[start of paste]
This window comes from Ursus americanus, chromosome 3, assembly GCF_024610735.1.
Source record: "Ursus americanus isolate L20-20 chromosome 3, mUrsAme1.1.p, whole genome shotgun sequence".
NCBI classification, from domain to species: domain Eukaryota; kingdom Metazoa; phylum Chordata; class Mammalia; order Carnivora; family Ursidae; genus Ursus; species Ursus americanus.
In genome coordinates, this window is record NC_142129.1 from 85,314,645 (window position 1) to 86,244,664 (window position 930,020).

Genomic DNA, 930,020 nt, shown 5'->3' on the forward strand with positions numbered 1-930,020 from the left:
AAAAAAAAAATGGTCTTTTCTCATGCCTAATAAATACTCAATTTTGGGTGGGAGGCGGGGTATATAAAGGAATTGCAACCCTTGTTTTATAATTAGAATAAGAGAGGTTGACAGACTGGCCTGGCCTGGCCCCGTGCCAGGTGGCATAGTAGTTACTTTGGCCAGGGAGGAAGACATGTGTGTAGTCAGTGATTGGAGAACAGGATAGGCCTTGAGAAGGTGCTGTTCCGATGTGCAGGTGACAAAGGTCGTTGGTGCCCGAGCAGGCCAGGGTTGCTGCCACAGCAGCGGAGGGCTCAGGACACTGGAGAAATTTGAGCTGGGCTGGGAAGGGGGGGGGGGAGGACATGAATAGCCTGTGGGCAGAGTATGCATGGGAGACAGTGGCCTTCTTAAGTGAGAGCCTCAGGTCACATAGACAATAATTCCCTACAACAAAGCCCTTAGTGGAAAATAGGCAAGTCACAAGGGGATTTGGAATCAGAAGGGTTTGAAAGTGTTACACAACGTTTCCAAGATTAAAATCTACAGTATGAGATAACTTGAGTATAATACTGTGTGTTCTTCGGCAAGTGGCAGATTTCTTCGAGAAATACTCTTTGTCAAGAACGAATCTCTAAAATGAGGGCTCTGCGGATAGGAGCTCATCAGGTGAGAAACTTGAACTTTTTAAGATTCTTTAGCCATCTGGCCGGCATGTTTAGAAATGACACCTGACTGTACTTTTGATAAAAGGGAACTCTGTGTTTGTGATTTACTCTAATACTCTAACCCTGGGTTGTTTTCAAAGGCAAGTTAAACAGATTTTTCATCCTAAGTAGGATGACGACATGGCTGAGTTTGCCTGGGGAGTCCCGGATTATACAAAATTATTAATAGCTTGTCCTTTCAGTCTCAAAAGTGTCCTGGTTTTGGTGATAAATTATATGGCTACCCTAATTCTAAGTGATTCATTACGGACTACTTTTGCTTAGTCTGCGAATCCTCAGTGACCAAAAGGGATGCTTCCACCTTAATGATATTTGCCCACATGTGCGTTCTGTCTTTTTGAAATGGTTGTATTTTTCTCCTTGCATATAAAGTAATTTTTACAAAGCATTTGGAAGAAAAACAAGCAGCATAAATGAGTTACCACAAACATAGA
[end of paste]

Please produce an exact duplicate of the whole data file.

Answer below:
This window comes from Ursus americanus, chromosome 3, assembly GCF_024610735.1.
Source record: "Ursus americanus isolate L20-20 chromosome 3, mUrsAme1.1.p, whole genome shotgun sequence".
NCBI classification, from domain to species: domain Eukaryota; kingdom Metazoa; phylum Chordata; class Mammalia; order Carnivora; family Ursidae; genus Ursus; species Ursus americanus.
In genome coordinates, this window is record NC_142129.1 from 85,314,645 (window position 1) to 86,244,664 (window position 930,020).

Genomic DNA, 930,020 nt, shown 5'->3' on the forward strand with positions numbered 1-930,020 from the left:
AAAAAAAAAATGGTCTTTTCTCATGCCTAATAAATACTCAATTTTGGGTGGGAGGCGGGGTATATAAAGGAATTGCAACCCTTGTTTTATAATTAGAATAAGAGAGGTTGACAGACTGGCCTGGCCTGGCCCCGTGCCAGGTGGCATAGTAGTTACTTTGGCCAGGGAGGAAGACATGTGTGTAGTCAGTGATTGGAGAACAGGATAGGCCTTGAGAAGGTGCTGTTCCGATGTGCAGGTGACAAAGGTCGTTGGTGCCCGAGCAGGCCAGGGTTGCTGCCACAGCAGCGGAGGGCTCAGGACACTGGAGAAATTTGAGCTGGGCTGGGAAGGGGGGGGGGGAGGACATGAATAGCCTGTGGGCAGAGTATGCATGGGAGACAGTGGCCTTCTTAAGTGAGAGCCTCAGGTCACATAGACAATAATTCCCTACAACAAAGCCCTTAGTGGAAAATAGGCAAGTCACAAGGGGATTTGGAATCAGAAGGGTTTGAAAGTGTTACACAACGTTTCCAAGATTAAAATCTACAGTATGAGATAACTTGAGTATAATACTGTGTGTTCTTCGGCAAGTGGCAGATTTCTTCGAGAAATACTCTTTGTCAAGAACGAATCTCTAAAATGAGGGCTCTGCGGATAGGAGCTCATCAGGTGAGAAACTTGAACTTTTTAAGATTCTTTAGCCATCTGGCCGGCATGTTTAGAAATGACACCTGACTGTACTTTTGATAAAAGGGAACTCTGTGTTTGTGATTTACTCTAATACTCTAACCCTGGGTTGTTTTCAAAGGCAAGTTAAACAGATTTTTCATCCTAAGTAGGATGACGACATGGCTGAGTTTGCCTGGGGAGTCCCGGATTATACAAAATTATTAATAGCTTGTCCTTTCAGTCTCAAAAGTGTCCTGGTTTTGGTGATAAATTATATGGCTACCCTAATTCTAAGTGATTCATTACGGACTACTTTTGCTTAGTCTGCGAATCCTCAGTGACCAAAAGGGATGCTTCCACCTTAATGATATTTGCCCACATGTGCGTTCTGTCTTTTTGAAATGGTTGTATTTTTCTCCTTGCATATAAAGTAATTTTTACAAAGCATTTGGAAGAAAAACAAGCAGCATAAATGAGTTACCACAAACATAGA